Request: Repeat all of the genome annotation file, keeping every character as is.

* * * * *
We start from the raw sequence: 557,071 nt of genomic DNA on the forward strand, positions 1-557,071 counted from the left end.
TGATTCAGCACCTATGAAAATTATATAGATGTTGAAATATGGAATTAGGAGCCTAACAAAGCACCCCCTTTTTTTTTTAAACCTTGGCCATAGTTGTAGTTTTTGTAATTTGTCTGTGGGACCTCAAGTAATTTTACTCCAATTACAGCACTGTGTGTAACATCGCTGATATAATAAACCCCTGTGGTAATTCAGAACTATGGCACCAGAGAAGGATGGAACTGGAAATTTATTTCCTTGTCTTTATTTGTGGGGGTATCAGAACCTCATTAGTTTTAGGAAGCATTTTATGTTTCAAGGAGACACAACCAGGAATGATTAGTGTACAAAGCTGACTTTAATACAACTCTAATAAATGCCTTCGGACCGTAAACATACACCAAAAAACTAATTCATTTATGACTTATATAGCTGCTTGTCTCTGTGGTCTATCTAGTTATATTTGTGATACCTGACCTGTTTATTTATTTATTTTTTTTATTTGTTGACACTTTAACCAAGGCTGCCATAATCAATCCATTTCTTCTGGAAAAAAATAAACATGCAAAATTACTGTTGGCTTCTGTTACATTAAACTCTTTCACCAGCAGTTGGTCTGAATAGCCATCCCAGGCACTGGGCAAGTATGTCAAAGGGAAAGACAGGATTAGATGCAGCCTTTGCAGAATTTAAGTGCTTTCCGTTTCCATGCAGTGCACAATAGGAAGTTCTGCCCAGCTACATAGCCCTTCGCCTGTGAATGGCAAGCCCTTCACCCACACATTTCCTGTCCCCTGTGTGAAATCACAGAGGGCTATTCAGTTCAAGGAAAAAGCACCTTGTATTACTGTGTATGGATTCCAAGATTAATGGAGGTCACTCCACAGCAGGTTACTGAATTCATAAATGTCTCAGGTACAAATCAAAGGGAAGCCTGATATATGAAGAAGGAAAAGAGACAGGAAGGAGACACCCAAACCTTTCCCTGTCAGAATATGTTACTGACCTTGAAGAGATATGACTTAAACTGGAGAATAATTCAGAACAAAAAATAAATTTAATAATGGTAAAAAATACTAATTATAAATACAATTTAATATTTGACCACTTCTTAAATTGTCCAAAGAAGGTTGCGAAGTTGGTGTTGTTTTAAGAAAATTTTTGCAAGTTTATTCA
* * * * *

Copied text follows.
We start from the raw sequence: 557,071 nt of genomic DNA on the forward strand, positions 1-557,071 counted from the left end.
TGATTCAGCACCTATGAAAATTATATAGATGTTGAAATATGGAATTAGGAGCCTAACAAAGCACCCCCTTTTTTTTTTAAACCTTGGCCATAGTTGTAGTTTTTGTAATTTGTCTGTGGGACCTCAAGTAATTTTACTCCAATTACAGCACTGTGTGTAACATCGCTGATATAATAAACCCCTGTGGTAATTCAGAACTATGGCACCAGAGAAGGATGGAACTGGAAATTTATTTCCTTGTCTTTATTTGTGGGGGTATCAGAACCTCATTAGTTTTAGGAAGCATTTTATGTTTCAAGGAGACACAACCAGGAATGATTAGTGTACAAAGCTGACTTTAATACAACTCTAATAAATGCCTTCGGACCGTAAACATACACCAAAAAACTAATTCATTTATGACTTATATAGCTGCTTGTCTCTGTGGTCTATCTAGTTATATTTGTGATACCTGACCTGTTTATTTATTTATTTTTTTTATTTGTTGACACTTTAACCAAGGCTGCCATAATCAATCCATTTCTTCTGGAAAAAAATAAACATGCAAAATTACTGTTGGCTTCTGTTACATTAAACTCTTTCACCAGCAGTTGGTCTGAATAGCCATCCCAGGCACTGGGCAAGTATGTCAAAGGGAAAGACAGGATTAGATGCAGCCTTTGCAGAATTTAAGTGCTTTCCGTTTCCATGCAGTGCACAATAGGAAGTTCTGCCCAGCTACATAGCCCTTCGCCTGTGAATGGCAAGCCCTTCACCCACACATTTCCTGTCCCCTGTGTGAAATCACAGAGGGCTATTCAGTTCAAGGAAAAAGCACCTTGTATTACTGTGTATGGATTCCAAGATTAATGGAGGTCACTCCACAGCAGGTTACTGAATTCATAAATGTCTCAGGTACAAATCAAAGGGAAGCCTGATATATGAAGAAGGAAAAGAGACAGGAAGGAGACACCCAAACCTTTCCCTGTCAGAATATGTTACTGACCTTGAAGAGATATGACTTAAACTGGAGAATAATTCAGAACAAAAAATAAATTTAATAATGGTAAAAAATACTAATTATAAATACAATTTAATATTTGACCACTTCTTAAATTGTCCAAAGAAGGTTGCGAAGTTGGTGTTGTTTTAAGAAAATTTTTGCAAGTTTATTCA